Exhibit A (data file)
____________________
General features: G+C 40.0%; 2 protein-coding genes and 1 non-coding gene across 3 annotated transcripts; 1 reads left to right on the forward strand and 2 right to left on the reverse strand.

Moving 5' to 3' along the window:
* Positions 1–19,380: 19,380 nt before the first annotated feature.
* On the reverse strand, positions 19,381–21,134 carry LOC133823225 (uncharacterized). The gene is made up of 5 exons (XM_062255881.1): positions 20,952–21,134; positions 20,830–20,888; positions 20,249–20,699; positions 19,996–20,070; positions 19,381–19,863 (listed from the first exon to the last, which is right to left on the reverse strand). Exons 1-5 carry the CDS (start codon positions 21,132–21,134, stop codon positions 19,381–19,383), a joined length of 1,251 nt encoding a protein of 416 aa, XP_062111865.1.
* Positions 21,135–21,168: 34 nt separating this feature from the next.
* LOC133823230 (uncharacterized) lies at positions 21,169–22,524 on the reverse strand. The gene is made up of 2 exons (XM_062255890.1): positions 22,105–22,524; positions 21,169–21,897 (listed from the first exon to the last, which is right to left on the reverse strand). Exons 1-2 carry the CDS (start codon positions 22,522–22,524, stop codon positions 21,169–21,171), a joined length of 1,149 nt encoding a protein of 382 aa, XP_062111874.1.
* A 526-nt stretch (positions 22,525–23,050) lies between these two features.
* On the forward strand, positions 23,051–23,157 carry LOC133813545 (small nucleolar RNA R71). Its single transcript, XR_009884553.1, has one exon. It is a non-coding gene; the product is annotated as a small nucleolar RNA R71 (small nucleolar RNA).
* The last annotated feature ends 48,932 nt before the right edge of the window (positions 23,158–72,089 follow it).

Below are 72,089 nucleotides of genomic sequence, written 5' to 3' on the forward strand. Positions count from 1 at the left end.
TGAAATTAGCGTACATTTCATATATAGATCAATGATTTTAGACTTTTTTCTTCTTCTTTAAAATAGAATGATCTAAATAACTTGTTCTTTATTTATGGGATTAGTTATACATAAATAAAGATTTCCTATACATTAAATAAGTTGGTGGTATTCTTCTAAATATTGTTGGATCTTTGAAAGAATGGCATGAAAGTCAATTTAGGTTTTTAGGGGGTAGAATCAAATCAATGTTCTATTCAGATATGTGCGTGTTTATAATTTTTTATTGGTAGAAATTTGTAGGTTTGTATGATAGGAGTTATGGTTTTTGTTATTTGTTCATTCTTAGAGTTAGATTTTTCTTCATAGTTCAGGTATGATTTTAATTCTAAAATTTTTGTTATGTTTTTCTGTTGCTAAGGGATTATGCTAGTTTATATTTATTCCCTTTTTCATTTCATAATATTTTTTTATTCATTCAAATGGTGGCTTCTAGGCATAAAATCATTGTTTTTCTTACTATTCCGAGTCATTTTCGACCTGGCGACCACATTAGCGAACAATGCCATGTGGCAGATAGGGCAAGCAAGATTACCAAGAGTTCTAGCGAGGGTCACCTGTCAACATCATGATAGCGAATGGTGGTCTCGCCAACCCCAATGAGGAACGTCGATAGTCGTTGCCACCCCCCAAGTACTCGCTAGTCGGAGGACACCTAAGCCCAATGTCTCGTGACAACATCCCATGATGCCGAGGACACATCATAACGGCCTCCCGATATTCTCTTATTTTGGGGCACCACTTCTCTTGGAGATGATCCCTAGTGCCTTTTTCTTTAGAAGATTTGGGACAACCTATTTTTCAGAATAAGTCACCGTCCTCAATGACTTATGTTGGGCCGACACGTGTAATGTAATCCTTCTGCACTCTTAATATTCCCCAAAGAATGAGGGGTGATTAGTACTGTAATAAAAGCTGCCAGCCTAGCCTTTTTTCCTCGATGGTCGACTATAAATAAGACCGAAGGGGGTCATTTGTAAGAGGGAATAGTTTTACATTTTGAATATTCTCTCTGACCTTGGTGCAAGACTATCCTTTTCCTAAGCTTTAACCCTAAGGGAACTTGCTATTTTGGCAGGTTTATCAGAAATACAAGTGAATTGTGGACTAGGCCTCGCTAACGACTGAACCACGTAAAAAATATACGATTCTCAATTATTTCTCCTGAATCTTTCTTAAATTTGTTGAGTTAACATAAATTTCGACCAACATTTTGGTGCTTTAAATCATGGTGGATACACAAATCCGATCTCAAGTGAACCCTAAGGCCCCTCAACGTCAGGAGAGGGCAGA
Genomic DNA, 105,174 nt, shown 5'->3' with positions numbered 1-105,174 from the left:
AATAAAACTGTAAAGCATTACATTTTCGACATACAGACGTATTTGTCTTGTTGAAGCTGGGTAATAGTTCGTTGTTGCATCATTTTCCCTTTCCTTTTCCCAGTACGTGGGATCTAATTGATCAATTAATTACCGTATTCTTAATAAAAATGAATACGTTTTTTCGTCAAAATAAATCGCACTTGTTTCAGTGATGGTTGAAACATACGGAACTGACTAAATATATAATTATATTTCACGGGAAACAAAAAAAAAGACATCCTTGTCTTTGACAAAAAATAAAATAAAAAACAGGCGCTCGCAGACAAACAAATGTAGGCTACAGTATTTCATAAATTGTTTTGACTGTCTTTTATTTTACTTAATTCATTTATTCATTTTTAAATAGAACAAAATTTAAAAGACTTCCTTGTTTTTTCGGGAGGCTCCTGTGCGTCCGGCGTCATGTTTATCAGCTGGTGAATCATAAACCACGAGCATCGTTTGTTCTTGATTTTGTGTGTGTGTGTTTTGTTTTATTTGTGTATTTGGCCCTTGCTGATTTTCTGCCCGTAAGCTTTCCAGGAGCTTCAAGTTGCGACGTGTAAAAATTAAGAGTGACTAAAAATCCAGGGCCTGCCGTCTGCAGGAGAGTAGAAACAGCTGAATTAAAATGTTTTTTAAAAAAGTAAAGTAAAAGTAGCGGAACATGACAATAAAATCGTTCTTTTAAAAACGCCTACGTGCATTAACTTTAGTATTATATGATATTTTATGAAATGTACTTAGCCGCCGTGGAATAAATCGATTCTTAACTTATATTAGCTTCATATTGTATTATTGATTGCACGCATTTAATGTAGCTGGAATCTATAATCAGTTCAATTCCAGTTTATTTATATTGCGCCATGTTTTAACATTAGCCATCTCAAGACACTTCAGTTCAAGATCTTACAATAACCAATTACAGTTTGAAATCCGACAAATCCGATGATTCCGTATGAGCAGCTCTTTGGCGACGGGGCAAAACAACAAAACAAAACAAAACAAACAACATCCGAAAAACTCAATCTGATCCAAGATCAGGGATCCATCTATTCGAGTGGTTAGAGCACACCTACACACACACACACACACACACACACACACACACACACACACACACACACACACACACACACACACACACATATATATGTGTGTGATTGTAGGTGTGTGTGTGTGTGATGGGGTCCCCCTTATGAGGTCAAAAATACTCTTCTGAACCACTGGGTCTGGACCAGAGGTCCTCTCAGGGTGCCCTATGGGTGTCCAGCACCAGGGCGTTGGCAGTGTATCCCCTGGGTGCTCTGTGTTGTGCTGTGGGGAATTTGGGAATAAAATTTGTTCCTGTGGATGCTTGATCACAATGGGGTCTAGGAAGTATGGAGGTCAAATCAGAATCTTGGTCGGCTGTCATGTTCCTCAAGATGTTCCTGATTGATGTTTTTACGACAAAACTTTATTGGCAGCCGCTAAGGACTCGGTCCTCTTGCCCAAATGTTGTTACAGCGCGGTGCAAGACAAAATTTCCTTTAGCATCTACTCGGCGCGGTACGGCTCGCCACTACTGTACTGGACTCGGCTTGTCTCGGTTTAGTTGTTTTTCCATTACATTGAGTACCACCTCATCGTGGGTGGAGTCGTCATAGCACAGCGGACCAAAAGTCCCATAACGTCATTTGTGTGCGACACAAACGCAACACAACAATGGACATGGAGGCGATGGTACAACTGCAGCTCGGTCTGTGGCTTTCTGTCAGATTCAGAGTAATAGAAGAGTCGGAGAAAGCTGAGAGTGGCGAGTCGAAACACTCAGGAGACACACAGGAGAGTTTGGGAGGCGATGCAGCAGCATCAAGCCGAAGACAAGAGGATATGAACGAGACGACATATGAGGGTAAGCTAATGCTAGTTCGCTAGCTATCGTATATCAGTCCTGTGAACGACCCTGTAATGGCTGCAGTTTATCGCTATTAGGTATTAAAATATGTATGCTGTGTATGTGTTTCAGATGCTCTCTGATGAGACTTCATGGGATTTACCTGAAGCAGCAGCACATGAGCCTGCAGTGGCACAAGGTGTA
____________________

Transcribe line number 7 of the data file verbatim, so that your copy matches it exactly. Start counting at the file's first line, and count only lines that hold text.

* A 526-nt stretch (positions 22,525–23,050) lies between these two features.